Interviewed by: Eliana Blechman
We asked Brian Bress a few questions about his practice, costumes and sets, and the role of humor in his work. Read on for more...
Art-in-Buildings: Your work brings the history of painting to a digital format. What is the importance of blurring mediums?
Brian Bress: That's an interesting question for me to think about because the way I think about painting and its relationship to the video screen is the way I think about paper vs. canvas. It's another surface, a material to address the many ideas I have that circle around the medium of painting. So for me, once I began using the monitor as the picture plane instead of a canvas my ideas gravitated more and more to ways to use this new medium to explore the rich history of how images are made.
AiB: How did you begin working with costumes and performance?
BB: I've loved costumes and masks since I was a kid but my first real introduction to costume making and performance was at Rhode Island School of Design in a class with Erminio Pinque called Creature Creation. We learned some techniques for costume construction but more importantly we learned a lot about performance. Now there was a long gap between that class and my renewed interest during and after grad school in building costumes and masks and performance but I can say that my experience in that class was the real beginning.
AiB: What is the role of humor in your work?
BB: A professor of mine once told me that I should never try to be funny. The implication was that humor will find its way into the work without me expressly trying to get it in there and that perhaps there's nothing more unfunny that someone trying desperately to make you laugh. So oftentimes I'll make costumes and sets that look funny and I'll let the performance be deadpan serious. There's something more interesting about that dichotomy. With that dynamic in mind I see humor as the counterpoint to more serious or heavy ideas that often show up in the work.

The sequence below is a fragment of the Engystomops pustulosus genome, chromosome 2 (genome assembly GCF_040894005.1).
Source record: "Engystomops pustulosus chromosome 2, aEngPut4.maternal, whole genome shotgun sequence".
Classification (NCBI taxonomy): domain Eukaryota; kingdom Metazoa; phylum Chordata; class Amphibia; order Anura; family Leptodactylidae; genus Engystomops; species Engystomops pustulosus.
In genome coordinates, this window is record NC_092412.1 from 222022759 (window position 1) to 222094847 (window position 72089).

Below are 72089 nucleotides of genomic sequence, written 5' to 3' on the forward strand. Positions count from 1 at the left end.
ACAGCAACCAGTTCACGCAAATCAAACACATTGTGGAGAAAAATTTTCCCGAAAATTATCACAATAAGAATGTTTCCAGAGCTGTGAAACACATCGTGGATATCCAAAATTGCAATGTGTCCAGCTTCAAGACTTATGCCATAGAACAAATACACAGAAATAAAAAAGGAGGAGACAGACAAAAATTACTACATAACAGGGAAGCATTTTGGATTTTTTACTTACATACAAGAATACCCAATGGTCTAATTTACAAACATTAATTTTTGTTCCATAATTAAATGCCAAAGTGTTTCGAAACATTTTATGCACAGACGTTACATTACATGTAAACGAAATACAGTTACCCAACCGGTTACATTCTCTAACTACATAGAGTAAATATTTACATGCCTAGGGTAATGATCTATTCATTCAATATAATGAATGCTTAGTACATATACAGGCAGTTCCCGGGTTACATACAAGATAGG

AiB: How does your work change when exhibited in a window or lobby space (as The Desmond Six has been shown), versus in a gallery setting?
BB: I love seeing the work in both kinds of spaces. The gallery space gives viewers a good amount of time to spend with the work. There are less distractions and you have an audience that has expressly come to see your work and perhaps in that way may be more engaged.
The benefits of displaying the work in a lobby space are you get to sort of surprise viewers who may not have been expecting to see art, you get to engage folks who may not normally focus their attention on contemporary art and most importantly because it's somehow satisfying I think for folks to see the work in short five or ten second moments broken up over months. In this way the regular passerby forms an understanding of the piece that unfolds in a very slow and unique way to the nonlinear order that they happened to see the piece.
AiB: What's next for you?
BB: I'm exploring more how sculpture and the space of the video screen interact and how that potential can play out with lighting, showing sculpture alongside video works. Upcoming projects include a show at Cherry and Martin that opens in May 2017. I'll have work that same month at Frieze NY. And then next fall I'll have a solo show at Josh Lilley Gallery in London.